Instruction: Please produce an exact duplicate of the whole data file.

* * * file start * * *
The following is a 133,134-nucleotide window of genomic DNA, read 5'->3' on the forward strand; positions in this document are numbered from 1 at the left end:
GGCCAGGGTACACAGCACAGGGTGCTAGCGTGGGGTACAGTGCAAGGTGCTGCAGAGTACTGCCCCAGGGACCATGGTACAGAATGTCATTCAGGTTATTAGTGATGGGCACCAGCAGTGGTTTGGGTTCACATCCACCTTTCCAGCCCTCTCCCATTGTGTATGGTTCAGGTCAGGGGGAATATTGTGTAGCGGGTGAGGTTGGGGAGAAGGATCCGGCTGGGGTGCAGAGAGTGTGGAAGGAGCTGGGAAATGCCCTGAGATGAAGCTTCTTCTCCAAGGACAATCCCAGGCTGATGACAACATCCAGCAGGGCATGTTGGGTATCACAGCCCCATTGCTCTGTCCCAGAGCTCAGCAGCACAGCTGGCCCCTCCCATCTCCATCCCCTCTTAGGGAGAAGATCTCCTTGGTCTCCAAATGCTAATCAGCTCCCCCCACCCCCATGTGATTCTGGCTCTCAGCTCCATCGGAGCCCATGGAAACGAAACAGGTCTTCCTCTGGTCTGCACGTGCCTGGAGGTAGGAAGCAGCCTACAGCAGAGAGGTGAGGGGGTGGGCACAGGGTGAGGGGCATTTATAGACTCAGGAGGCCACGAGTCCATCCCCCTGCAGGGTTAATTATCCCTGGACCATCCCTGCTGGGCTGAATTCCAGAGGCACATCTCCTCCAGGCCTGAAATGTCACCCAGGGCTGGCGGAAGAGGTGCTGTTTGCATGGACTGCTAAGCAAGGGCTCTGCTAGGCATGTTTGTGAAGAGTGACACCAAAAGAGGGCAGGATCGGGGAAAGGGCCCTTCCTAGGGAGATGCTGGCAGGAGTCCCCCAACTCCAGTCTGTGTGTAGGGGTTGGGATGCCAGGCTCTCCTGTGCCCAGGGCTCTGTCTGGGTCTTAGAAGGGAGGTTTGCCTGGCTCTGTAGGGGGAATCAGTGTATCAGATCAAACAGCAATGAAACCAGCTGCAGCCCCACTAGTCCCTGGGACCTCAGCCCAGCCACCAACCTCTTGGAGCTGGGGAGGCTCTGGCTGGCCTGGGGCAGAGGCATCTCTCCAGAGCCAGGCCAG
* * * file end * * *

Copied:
The following is a 133,134-nucleotide window of genomic DNA, read 5'->3' on the forward strand; positions in this document are numbered from 1 at the left end:
GGCCAGGGTACACAGCACAGGGTGCTAGCGTGGGGTACAGTGCAAGGTGCTGCAGAGTACTGCCCCAGGGACCATGGTACAGAATGTCATTCAGGTTATTAGTGATGGGCACCAGCAGTGGTTTGGGTTCACATCCACCTTTCCAGCCCTCTCCCATTGTGTATGGTTCAGGTCAGGGGGAATATTGTGTAGCGGGTGAGGTTGGGGAGAAGGATCCGGCTGGGGTGCAGAGAGTGTGGAAGGAGCTGGGAAATGCCCTGAGATGAAGCTTCTTCTCCAAGGACAATCCCAGGCTGATGACAACATCCAGCAGGGCATGTTGGGTATCACAGCCCCATTGCTCTGTCCCAGAGCTCAGCAGCACAGCTGGCCCCTCCCATCTCCATCCCCTCTTAGGGAGAAGATCTCCTTGGTCTCCAAATGCTAATCAGCTCCCCCCACCCCCATGTGATTCTGGCTCTCAGCTCCATCGGAGCCCATGGAAACGAAACAGGTCTTCCTCTGGTCTGCACGTGCCTGGAGGTAGGAAGCAGCCTACAGCAGAGAGGTGAGGGGGTGGGCACAGGGTGAGGGGCATTTATAGACTCAGGAGGCCACGAGTCCATCCCCCTGCAGGGTTAATTATCCCTGGACCATCCCTGCTGGGCTGAATTCCAGAGGCACATCTCCTCCAGGCCTGAAATGTCACCCAGGGCTGGCGGAAGAGGTGCTGTTTGCATGGACTGCTAAGCAAGGGCTCTGCTAGGCATGTTTGTGAAGAGTGACACCAAAAGAGGGCAGGATCGGGGAAAGGGCCCTTCCTAGGGAGATGCTGGCAGGAGTCCCCCAACTCCAGTCTGTGTGTAGGGGTTGGGATGCCAGGCTCTCCTGTGCCCAGGGCTCTGTCTGGGTCTTAGAAGGGAGGTTTGCCTGGCTCTGTAGGGGGAATCAGTGTATCAGATCAAACAGCAATGAAACCAGCTGCAGCCCCACTAGTCCCTGGGACCTCAGCCCAGCCACCAACCTCTTGGAGCTGGGGAGGCTCTGGCTGGCCTGGGGCAGAGGCATCTCTCCAGAGCCAGGCCAG